Throughout the history of this blog, I've written about my inability to sleep. My insomnia comes and goes, but never really goes away. It's frustrating. It's depressing.
I can fall asleep, but I'm usually awake within four hours. After that, I never really fall back into a sleep of any meaningful quality. I've read that this is not a physical problem; it's a mental illness.
How can someone who is so tired be so unable to do anything about it?
I have a lot going on and really, this is the least of it, yet, this is what is foremost on my mind.
I'm so tired.
I'm also depressed, but that, I think, is just my lot in life and the way my brain is wired. It's unlikely this situation will change, and I can accept that.
You know what I want? I want to sleep. Once I'm rested, I want money. I don't want to work any more. I don't want to be around people any more. I really don't want to work any more. I want to stay home, sit on my patio, read, make jewelry, sew interesting bags, travel, write, tweet, read some more, and then get all the sleep I need.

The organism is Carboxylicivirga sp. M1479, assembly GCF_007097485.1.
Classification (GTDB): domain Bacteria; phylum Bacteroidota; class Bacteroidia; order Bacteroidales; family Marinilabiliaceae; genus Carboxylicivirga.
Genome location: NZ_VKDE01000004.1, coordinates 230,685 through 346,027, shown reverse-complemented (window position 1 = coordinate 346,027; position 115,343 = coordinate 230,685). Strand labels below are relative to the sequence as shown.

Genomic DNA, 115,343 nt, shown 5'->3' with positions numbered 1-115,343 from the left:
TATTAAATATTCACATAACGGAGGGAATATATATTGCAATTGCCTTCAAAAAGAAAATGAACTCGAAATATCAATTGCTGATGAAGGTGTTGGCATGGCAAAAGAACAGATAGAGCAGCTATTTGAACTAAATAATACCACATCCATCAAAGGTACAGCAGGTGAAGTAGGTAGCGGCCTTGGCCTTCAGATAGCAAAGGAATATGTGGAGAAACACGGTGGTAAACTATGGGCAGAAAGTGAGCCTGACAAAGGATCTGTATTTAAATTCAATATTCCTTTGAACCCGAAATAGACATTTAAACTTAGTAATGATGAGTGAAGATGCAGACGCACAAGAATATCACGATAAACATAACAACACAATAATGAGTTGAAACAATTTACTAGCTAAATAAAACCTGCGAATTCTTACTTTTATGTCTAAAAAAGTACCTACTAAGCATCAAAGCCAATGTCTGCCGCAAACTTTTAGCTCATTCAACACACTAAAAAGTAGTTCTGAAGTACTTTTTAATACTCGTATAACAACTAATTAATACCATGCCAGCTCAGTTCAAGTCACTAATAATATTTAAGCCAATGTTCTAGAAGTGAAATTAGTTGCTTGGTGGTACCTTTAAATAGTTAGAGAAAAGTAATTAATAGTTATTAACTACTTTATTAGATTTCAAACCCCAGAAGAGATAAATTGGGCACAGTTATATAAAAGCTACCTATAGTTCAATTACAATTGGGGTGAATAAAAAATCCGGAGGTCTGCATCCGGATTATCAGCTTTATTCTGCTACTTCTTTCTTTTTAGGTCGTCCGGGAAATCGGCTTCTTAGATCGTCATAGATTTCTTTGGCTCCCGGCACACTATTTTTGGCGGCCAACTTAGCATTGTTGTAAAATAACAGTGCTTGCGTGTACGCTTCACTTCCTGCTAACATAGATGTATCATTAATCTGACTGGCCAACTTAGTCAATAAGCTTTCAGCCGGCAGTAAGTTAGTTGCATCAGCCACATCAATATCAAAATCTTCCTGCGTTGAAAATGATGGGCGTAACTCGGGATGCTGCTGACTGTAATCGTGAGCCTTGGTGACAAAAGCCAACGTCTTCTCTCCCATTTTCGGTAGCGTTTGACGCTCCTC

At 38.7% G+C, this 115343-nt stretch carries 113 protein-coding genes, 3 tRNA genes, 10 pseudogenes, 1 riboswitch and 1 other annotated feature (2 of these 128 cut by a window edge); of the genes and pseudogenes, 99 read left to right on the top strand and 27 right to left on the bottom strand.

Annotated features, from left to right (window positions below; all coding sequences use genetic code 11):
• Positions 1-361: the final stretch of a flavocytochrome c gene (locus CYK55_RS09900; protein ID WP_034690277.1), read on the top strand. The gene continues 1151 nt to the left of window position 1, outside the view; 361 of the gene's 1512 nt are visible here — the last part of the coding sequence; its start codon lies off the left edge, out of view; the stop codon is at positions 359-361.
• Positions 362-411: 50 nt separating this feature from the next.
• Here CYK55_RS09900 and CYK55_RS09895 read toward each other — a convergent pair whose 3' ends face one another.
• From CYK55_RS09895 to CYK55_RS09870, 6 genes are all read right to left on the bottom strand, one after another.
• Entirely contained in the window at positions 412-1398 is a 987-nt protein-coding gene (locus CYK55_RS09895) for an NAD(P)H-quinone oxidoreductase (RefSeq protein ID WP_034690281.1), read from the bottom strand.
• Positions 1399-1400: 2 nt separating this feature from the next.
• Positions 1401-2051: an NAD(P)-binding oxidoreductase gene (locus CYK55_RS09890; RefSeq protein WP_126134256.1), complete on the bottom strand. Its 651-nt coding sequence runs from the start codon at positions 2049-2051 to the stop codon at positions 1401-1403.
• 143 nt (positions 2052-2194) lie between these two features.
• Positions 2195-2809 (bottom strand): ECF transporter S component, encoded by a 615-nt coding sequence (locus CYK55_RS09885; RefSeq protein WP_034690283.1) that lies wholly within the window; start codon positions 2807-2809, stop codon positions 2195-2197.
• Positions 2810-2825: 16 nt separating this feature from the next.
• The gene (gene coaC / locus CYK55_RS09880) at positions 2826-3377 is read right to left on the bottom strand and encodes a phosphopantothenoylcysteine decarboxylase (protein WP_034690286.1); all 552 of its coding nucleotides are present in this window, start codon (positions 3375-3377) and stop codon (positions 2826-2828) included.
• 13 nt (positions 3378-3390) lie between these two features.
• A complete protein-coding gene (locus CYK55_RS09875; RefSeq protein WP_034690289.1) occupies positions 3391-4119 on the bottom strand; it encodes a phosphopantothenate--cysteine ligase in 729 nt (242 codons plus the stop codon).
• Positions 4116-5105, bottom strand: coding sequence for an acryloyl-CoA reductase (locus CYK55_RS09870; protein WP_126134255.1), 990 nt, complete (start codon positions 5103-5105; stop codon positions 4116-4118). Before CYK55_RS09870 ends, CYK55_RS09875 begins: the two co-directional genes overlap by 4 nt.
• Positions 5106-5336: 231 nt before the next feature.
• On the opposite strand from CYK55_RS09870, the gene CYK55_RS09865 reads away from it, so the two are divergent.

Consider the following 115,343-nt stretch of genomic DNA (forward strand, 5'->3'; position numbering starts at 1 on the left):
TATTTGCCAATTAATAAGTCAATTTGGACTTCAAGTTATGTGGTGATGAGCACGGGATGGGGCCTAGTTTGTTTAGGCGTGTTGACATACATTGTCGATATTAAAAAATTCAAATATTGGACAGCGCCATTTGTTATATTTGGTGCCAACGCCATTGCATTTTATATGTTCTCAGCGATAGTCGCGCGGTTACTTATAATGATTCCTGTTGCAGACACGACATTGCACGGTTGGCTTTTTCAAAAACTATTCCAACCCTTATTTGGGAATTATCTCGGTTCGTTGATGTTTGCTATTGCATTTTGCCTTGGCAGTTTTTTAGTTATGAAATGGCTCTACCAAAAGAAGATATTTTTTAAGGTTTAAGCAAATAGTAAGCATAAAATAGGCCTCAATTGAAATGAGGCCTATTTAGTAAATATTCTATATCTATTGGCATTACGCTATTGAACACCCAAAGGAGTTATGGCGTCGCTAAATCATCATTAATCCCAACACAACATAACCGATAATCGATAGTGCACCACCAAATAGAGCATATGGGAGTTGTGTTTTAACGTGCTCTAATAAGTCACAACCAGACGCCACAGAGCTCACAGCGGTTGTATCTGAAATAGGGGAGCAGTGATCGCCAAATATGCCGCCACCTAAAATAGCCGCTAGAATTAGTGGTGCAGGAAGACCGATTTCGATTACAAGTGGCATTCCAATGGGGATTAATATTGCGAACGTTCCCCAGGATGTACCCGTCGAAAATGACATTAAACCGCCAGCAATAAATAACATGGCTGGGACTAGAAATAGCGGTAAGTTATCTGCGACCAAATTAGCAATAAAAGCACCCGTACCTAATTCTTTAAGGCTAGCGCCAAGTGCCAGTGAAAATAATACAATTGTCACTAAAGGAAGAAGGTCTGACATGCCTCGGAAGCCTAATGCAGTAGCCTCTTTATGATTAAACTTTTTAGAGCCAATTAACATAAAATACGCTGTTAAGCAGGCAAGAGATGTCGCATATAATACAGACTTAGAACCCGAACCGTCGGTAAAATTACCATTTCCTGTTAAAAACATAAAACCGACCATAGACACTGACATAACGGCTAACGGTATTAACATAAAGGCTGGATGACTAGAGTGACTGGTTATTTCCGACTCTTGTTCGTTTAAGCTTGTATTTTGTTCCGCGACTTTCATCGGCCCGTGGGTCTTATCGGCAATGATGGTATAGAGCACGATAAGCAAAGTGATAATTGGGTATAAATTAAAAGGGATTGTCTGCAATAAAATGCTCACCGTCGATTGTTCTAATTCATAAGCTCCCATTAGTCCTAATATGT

Mostly, I don't want to work any more. And I really want to sleep.
Thursday, May 9, 2013
|By Allie Brosh, Hyperbole and a Half|
Hyperbole and a Half disappeared for a while. A long while. Before Allie disappeared, though, she created a post about the depression she was experiencing at the time. It was raw and honest, and sounded very familiar. She nailed it, really. The self-loathing, the inexplicable lack of energy and focus, the discouraging self-talk, all of it.
Last night, a tweet came across my Twitter feed indicating Ms. Brosh was ready to get her followers caught up with her latest chapter. It was worth the wait.
Allie wrote about how it feels to be depressed and frustrated about being depressed, and her take on that is painfully spot-on accurate. What really blew me away, though, was her description of how non-depressed people respond to someone who is going through that particular hell--and how they just don't get it. This, to me, was the brilliant part of her post. It was perfectly perfect.
I reread the whole thing three times. The pictures are, well, you just have to see those for yourself. What I came away with was this: In two blog posts, Allie Brosh managed to articulate almost everything I have tried to express here over more than five years and hundreds of posts. There's no need for me to write about that aspect of myself ever again. I'll just refer people to what Allie created.
You should take a look.
Depression, Part 1 (October 2011)
Depression, Part 2 (April 2013)